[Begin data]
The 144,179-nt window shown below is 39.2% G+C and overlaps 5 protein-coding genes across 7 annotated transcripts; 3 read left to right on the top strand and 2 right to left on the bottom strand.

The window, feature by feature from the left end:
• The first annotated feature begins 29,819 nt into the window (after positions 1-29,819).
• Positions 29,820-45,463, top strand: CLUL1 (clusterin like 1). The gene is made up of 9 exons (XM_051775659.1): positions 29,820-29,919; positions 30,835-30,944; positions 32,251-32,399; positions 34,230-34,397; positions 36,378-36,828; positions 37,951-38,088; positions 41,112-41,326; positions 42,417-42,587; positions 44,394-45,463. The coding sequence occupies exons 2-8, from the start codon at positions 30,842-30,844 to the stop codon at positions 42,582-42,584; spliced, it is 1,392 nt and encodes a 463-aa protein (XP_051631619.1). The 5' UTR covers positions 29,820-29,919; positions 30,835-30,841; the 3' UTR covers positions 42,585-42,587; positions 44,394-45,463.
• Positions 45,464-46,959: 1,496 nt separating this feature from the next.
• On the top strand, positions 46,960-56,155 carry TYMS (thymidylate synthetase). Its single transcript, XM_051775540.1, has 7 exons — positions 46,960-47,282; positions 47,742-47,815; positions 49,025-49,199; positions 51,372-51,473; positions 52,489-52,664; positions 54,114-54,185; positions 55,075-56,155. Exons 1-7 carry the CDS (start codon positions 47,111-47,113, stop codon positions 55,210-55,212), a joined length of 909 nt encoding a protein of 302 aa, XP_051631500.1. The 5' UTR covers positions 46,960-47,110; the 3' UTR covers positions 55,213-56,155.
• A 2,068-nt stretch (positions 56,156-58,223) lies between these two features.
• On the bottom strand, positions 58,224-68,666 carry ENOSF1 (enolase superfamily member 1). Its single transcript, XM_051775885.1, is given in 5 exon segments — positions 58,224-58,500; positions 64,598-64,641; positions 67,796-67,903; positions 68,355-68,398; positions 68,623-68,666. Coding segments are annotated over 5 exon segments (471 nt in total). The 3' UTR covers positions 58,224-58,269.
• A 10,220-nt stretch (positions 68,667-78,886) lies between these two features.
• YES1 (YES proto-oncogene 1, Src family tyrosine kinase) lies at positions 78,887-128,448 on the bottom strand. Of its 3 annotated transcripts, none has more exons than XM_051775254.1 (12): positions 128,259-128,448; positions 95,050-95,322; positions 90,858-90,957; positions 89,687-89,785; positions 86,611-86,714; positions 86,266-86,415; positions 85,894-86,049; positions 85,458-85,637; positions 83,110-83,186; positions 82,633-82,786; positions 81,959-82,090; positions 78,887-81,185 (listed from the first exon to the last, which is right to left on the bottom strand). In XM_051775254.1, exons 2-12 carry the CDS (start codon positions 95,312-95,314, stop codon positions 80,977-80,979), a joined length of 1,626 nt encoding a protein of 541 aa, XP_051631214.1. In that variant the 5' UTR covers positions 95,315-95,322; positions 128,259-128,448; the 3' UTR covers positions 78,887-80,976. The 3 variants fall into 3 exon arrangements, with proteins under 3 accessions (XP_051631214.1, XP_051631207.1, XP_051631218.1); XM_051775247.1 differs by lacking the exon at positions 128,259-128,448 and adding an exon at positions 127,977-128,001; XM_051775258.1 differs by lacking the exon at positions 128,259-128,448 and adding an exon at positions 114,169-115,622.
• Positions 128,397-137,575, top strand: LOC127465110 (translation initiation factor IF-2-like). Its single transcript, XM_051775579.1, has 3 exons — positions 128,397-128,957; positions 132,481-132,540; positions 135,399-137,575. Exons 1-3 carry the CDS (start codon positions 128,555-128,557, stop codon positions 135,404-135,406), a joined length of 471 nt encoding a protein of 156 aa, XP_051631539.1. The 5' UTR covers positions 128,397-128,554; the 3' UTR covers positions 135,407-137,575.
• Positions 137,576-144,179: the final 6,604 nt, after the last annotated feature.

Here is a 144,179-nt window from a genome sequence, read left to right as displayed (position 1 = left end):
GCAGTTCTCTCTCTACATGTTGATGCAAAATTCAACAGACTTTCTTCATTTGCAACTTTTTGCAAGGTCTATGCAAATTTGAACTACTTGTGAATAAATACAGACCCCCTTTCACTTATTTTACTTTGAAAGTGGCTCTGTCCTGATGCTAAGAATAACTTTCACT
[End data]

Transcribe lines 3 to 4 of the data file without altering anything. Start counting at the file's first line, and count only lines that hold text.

• The first annotated feature begins 29,819 nt into the window (after positions 1-29,819).
• Positions 29,820-45,463, top strand: CLUL1 (clusterin like 1). The gene is made up of 9 exons (XM_051775659.1): positions 29,820-29,919; positions 30,835-30,944; positions 32,251-32,399; positions 34,230-34,397; positions 36,378-36,828; positions 37,951-38,088; positions 41,112-41,326; positions 42,417-42,587; positions 44,394-45,463. The coding sequence occupies exons 2-8, from the start codon at positions 30,842-30,844 to the stop codon at positions 42,582-42,584; spliced, it is 1,392 nt and encodes a 463-aa protein (XP_051631619.1). The 5' UTR covers positions 29,820-29,919; positions 30,835-30,841; the 3' UTR covers positions 42,585-42,587; positions 44,394-45,463.